Purchase Your Discounted Transit Pass
Students can purchase discounted MBTA bus, link, and commuter rail passes at a 50 percent discount. Order your pass online.
Before you move to the United States, visit the Harvard International Office (HIO) for information about services and support for international students, including visa and tax information. The HIO has also prepared a helpful new student guide to ease your transition to Harvard.
Traveling to Harvard
GSAS has several campuses in the Boston area. The main campus is in Harvard Square, Cambridge. To get to the main campus:
Flights arrive at Boston’s Logan Airport. From the airport, you can take public transit (the “T”), a taxi, or a ride share to Harvard’s Cambridge, Allston, or Longwood campus. More information about planning your trip to and from Logan Airport is available on the MassPort website.
Trains arrive at Back Bay Station, North Station, or South Station. From there, take a taxi, ride sharing service, or the T (visit mbta.com for schedules, maps, and rider tools).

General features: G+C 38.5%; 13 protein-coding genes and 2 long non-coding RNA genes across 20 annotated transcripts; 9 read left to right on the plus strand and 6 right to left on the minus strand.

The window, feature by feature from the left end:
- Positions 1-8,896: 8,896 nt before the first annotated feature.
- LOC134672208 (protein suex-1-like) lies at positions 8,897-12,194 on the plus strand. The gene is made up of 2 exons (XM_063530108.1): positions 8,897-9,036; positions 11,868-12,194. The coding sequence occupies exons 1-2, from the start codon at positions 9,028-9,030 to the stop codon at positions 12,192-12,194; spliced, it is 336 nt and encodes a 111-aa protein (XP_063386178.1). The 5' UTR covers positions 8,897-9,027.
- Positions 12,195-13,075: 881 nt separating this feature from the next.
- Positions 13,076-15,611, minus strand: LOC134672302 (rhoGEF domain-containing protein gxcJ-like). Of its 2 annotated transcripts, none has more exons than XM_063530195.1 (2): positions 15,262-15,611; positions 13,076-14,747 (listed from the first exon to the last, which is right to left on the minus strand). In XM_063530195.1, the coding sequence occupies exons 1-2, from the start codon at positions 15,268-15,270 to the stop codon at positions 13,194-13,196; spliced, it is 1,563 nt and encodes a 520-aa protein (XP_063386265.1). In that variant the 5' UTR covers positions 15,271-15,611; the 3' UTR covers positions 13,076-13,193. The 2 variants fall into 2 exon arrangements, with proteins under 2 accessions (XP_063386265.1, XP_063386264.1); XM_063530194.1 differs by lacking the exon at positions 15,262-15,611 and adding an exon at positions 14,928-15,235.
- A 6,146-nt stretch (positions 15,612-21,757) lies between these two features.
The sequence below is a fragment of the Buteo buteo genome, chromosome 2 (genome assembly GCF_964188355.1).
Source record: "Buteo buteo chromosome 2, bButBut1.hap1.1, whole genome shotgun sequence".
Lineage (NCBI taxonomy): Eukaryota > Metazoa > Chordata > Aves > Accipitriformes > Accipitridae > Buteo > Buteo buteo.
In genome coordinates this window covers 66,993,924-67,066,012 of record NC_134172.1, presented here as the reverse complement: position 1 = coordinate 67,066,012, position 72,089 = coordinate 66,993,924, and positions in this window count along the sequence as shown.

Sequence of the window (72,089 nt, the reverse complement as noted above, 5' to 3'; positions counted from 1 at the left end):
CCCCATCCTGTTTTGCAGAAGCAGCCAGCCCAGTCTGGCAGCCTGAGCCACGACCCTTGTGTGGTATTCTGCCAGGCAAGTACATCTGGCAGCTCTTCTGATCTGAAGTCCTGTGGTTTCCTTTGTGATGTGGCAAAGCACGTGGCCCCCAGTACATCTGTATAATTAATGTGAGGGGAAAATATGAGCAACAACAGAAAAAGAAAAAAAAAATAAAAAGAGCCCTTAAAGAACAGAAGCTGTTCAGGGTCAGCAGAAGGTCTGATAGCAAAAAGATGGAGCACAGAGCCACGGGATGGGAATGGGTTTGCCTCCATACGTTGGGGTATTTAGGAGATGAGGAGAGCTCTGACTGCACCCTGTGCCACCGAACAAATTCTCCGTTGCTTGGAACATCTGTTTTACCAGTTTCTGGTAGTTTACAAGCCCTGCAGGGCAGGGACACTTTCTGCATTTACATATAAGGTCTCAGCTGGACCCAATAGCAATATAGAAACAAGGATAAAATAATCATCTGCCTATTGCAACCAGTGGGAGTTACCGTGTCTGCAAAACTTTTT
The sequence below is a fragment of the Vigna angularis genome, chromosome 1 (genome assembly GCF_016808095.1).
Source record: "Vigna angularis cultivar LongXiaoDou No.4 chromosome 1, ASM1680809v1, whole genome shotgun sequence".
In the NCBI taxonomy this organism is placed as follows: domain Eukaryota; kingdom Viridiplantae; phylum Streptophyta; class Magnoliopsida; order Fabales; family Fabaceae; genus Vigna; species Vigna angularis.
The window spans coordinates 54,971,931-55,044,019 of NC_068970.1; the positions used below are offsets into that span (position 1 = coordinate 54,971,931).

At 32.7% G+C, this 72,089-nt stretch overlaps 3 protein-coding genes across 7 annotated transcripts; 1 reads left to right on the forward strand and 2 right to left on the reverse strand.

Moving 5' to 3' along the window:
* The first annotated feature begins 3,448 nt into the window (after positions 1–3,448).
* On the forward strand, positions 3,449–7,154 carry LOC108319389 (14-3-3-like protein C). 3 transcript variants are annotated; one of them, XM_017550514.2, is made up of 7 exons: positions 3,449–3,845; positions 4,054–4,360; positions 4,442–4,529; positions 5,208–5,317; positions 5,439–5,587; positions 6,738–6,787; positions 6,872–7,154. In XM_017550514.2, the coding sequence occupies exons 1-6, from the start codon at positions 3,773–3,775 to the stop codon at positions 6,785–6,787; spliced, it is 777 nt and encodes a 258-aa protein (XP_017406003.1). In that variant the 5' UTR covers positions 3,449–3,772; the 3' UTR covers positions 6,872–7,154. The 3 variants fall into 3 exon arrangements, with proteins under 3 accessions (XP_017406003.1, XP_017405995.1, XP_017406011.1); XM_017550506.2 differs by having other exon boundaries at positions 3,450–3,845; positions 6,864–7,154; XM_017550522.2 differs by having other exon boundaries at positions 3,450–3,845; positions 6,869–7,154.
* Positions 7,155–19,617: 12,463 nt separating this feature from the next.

Most long distance buses arrive at the South Station Bus Terminal. From there, take a taxi or ride sharing service or follow the signs for the MBTA station and take the Red Line inbound toward Alewife. Take the train to the Harvard Square stop (visit mbta.com for schedules, maps, and rider tools).
If traveling by car, please note that street parking is very limited in Harvard Square, though parking garages do provide off-street parking for a fee. Current students can apply for a parking permit through the Harvard Transportation and Parking Office.
Professional Communication Program
2020 Program Dates: August 3 — August 20
The Professional Communication Program for New International Scholars, a collaboration between the GSAS Office of Student Affairs and the Professional Communication Program for International Teachers and Scholars at the Derek Bok Center for Teaching and Learning, introduces incoming international graduate students to life at Harvard and to the United States and helps them activate their English language skills in preparation for beginning their graduate programs. This intensive program provides opportunities for non-native English speakers to develop professional communication skills, to explore campus and classroom culture at Harvard, and to foster connections and build community across disciplines. During the program, international graduate students live free-of-charge in the GSAS residence halls, where they build close relationships with fellow program participants, create lasting friendships, and start to feel at home at Harvard.